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Obstet Gynecol. 1992 Jan;79(1):40-5.

The impact of prenatal care on fetal and neonatal death rates for uninsured patients: a "natural experiment" in West Virginia.

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  • 1Department of Gynecology and Obstetrics, Johns Hopkins Hospital, Baltimore, MD.


A three-county program in southern West Virginia was developed by an obstetric practice to deliver prenatal care to a population of uninsured patients. Between January 1984 and December 1986, 1331 (29.4%) of 4534 patients were delivered at a level 2 hospital after prenatal care within the clinic program. The hospital-wide fetal death ratio declined from 11.8 to 7.2 per 1000 live births during the years of clinic operation, a statistically significant reduction (P = .02). Uninsured patients experienced a statistically significant reduction in fetal death ratio during the program, from 35.4 to 7.0 per 1000 live births (P = .02), whereas those covered by medical assistance did not experience a reduction. Privately insured patients also had a significant decrease, from 10.0 to 3.1 per 1000 live births (P less than .001). The increasing operating expense, mainly due to rising malpractice insurance premiums, required suspension of the program in December 1986. The fetal death ratio returned to 10.3 deaths per 1000 live births in 1987. Factors that varied significantly during the "clinic" phase included: higher rates of cesarean, diagnosed maternal hypertension, and diabetes mellitus; and lower rates of premature rupture of membranes and non-white population. Other factors, including age over 35 years, postdatism, incidence of twins, incidence of lethal congenital anomalies, and single marital status, did not vary significantly before, during, or after the clinic program. This study identified a high-risk population of patients who did not qualify for medical assistance coverage and were de facto "uninsured." The results suggest that prenatal care for this high-risk population of uninsured patients can reduce the fetal death rate.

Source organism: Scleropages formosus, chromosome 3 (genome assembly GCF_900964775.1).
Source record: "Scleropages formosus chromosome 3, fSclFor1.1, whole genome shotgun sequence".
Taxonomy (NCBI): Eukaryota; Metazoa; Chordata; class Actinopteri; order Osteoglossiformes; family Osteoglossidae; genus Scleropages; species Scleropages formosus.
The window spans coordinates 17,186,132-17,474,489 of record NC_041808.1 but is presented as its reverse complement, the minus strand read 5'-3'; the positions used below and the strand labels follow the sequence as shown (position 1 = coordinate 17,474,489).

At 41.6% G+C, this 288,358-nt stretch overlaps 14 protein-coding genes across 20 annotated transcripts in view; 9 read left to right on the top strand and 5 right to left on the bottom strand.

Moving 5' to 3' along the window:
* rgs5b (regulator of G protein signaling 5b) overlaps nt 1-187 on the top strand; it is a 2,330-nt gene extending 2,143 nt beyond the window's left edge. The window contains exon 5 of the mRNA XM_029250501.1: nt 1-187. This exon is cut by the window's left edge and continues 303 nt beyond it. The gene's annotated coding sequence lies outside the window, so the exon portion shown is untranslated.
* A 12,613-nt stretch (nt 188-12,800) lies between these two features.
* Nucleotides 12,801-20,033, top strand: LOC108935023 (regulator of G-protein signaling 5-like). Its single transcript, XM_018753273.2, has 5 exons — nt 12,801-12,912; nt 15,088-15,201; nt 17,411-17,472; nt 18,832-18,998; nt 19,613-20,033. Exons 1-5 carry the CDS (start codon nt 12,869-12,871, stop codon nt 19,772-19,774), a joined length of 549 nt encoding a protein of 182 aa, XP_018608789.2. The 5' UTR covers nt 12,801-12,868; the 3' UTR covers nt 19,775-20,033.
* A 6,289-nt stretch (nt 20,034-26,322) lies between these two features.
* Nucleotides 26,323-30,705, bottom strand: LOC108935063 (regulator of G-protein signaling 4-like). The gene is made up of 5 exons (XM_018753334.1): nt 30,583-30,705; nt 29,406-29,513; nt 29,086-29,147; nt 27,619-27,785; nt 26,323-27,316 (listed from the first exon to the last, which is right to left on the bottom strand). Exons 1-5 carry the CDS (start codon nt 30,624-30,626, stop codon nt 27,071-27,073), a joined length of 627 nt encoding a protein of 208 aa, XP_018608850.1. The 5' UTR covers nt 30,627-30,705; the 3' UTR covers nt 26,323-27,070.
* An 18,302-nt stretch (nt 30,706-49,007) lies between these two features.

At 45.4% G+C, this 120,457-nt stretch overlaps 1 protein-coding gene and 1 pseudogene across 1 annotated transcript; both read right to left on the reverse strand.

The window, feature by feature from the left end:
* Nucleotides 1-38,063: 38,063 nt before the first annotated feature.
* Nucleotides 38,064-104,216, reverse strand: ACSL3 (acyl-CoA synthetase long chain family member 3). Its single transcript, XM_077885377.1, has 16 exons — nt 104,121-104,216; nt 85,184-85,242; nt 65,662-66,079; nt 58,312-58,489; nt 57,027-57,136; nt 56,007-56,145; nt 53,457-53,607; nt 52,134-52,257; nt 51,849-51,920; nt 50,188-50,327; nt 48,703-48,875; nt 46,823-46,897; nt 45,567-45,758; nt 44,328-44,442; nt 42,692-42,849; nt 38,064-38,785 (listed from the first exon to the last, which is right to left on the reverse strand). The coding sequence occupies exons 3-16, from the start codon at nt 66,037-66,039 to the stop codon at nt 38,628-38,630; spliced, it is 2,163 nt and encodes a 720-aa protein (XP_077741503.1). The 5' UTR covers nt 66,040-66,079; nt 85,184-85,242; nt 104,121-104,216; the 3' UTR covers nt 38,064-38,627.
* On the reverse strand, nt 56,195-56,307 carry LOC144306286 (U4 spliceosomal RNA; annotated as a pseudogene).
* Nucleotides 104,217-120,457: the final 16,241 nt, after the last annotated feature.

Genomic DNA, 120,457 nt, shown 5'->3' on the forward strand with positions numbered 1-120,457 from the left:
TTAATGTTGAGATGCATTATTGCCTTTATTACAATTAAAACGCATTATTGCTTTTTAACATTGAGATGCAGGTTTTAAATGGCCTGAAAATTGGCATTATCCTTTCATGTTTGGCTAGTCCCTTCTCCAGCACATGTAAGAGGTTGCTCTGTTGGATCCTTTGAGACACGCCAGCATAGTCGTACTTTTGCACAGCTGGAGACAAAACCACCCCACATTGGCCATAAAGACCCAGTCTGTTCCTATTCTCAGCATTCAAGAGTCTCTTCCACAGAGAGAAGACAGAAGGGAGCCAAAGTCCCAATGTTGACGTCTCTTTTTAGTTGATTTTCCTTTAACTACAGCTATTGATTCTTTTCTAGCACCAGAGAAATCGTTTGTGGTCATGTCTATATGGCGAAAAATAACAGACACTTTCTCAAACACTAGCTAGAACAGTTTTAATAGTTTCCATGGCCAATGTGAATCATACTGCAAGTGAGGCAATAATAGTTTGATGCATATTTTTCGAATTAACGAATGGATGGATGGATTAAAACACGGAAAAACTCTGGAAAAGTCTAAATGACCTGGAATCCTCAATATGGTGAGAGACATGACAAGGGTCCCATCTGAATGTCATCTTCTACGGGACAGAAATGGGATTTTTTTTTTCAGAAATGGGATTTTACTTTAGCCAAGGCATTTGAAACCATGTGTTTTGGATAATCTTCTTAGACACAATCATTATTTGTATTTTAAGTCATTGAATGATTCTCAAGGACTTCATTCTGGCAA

[PubMed - indexed for MEDLINE]
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